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25,000 jobs at risk as British Steel battles for survival

Tom Belger
Finance and policy reporter
Scunthorpe's steel plant. Photo: Press Association

British Steel is battling for survival amid fears it may be on the brink of collapse, which could threaten up to 25,000 jobs at Scunthorpe’s steel plant and its suppliers.

The second largest steelmaker in the UK announced last Thursday that it had enough cash to continue to operate despite orders tumbling, after securing the backing of lenders and shareholders.

But sources have told Sky News and Reuters that the firm, its lenders and the government are preparing to put the firm into administration unless another deal to keep it afloat can be struck this afternoon.

The fears have already sparked fresh calls from unions and the opposition Labour party for the government to step in to support a major manufacturing industry.

The collapse of the firm could spell disaster for Scunthorpe and its steel workers, with more than 4,000 employed at the giant plant itself and up to 20,000 more jobs reportedly dependent on it in the supply chain.

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The industry has been battling many headwinds, from Chinese competition and Trump’s tariffs on EU steel to high energy bills and sterling’s plunging value.

One source told Reuters the loss-making firm, bought from Tata by Greybull Capital in 2016, would not be able to survive without a £30m ($38.1m) emergency loan from the UK government.

Reuters also reports that customers’ fears of further tariffs are damaging orders at British Steel. Unions also warned earlier this year that the government’s plan to cut global import tariffs on steel to zero would “destroy” jobs in the event of a no-deal Brexit.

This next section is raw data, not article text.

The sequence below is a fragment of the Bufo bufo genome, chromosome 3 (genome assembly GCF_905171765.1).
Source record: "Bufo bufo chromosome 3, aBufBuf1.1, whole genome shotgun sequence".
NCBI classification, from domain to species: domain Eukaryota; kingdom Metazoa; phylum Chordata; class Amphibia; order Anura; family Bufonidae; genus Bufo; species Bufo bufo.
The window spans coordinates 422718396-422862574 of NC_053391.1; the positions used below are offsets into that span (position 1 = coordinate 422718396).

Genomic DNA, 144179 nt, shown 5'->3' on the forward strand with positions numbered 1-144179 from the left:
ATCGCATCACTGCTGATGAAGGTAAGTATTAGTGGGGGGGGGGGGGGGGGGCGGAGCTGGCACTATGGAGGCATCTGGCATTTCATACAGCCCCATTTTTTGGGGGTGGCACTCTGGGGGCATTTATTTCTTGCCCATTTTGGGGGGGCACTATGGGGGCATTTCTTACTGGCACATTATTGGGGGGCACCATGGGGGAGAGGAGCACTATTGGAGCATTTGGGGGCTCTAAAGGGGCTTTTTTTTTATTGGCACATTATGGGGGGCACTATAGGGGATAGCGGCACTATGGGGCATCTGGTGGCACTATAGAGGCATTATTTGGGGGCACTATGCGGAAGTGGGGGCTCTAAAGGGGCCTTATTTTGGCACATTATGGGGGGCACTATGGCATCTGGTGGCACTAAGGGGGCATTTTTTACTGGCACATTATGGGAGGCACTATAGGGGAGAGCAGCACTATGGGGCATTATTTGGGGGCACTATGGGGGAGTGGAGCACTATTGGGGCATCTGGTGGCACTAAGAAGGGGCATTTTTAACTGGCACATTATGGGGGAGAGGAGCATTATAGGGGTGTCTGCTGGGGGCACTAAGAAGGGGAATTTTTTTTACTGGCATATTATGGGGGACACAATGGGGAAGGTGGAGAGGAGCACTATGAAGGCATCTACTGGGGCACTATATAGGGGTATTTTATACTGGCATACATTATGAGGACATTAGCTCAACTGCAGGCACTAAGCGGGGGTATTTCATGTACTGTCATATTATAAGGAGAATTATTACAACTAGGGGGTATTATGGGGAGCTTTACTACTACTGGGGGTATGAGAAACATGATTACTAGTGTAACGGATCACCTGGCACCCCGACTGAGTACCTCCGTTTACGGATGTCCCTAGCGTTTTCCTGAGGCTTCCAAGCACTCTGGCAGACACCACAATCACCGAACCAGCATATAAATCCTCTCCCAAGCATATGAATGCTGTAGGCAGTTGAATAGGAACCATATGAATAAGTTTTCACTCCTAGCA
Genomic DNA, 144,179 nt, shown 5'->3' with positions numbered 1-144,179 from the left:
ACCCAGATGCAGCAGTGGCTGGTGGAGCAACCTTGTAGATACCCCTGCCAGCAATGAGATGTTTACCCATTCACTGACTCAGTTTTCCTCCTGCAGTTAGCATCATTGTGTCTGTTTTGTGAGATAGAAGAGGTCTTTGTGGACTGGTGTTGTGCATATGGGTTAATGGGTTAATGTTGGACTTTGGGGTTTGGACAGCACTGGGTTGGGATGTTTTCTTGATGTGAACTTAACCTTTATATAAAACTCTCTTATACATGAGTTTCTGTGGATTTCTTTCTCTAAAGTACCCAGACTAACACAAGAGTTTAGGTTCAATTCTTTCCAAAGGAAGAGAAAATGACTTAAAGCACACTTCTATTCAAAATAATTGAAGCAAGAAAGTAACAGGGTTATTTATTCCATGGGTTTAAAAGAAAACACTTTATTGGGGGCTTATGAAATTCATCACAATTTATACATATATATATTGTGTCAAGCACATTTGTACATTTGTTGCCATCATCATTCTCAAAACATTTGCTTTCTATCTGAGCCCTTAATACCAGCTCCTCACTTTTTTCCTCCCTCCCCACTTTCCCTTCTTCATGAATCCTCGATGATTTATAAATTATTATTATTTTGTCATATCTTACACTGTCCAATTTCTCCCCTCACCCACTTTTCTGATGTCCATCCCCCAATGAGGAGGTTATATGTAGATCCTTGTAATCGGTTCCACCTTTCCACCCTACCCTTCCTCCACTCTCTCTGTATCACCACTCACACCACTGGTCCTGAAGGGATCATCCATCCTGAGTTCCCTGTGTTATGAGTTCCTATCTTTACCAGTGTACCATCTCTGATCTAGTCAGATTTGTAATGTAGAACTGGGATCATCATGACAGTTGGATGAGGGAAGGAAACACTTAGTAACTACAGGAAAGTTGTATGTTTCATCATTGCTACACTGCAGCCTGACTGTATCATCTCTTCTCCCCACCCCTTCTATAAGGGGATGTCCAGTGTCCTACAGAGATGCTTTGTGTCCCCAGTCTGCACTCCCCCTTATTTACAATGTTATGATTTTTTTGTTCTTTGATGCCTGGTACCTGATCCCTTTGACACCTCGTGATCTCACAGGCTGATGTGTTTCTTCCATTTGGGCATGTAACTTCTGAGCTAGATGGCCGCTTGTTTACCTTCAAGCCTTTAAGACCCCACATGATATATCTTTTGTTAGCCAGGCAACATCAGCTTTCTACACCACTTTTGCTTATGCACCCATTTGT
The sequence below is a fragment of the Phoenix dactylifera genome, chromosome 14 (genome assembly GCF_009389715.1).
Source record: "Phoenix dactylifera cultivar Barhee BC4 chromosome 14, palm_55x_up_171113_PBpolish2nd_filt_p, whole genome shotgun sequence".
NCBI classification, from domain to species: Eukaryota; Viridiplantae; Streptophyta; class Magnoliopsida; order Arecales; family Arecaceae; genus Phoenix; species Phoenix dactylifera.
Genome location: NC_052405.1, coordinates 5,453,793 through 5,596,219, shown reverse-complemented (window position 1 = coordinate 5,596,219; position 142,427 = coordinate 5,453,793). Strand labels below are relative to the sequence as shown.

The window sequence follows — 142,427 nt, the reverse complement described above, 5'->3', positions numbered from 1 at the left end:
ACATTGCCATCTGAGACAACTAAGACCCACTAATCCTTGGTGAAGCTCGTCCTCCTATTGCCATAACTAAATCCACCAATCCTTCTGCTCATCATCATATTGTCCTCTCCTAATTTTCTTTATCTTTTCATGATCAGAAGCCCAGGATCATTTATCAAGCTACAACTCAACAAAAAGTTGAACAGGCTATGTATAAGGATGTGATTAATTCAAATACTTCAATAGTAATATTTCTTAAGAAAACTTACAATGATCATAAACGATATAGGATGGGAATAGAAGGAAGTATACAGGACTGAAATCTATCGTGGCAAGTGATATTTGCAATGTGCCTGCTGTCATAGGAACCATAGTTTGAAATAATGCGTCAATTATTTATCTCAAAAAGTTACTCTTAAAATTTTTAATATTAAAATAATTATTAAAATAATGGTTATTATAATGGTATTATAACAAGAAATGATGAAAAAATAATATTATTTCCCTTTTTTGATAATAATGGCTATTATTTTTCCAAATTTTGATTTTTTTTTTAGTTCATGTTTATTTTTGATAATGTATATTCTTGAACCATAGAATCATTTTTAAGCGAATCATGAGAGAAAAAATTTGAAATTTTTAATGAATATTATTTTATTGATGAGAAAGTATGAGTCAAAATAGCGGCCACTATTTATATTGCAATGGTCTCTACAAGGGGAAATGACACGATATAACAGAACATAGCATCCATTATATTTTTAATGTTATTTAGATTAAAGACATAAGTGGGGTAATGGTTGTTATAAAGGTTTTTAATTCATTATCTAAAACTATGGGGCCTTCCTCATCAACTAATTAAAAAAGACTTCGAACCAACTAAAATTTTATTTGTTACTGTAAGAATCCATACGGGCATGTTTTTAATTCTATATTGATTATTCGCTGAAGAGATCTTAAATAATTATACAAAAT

The UK government had already announced a £120m loan to British Steel earlier this month, in an uncharacteristic move by the ruling Conservatives to prop up an ailing firm.

And a minister had signed a pledge to promote the use of UK steel in British construction projects only yesterday, in a move that may come to be seen as too little, too late.

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Calls are growing for the government to save an historic national industry. Photo: Press Association

"Yesterday the government, alongside trade unions and employers, signed a UK Steel Charter at Westminster," said Ross Murdoch, national officer at the GMB union.

"They must now put their money where their mouth is. GMB calls on the government and Greybull to redouble efforts to save this proud steelworks and the highly skilled jobs."

Gill Furniss, Labour’s steel spokeswoman, also backed calls for the government to step in.

She said: "The UK steel industry is critical to our manufacturing base and is strategically important to UK industry.”

"Administration would be devastating for the thousands of workers and their families who rely on this key industry in a part of the country which has not had enough support and investment from government over decades.”

British Steel was bought by investment firm Greybull Capital for £1 in 2016 from Tata, and they renamed the company after the historic British state company of the same name.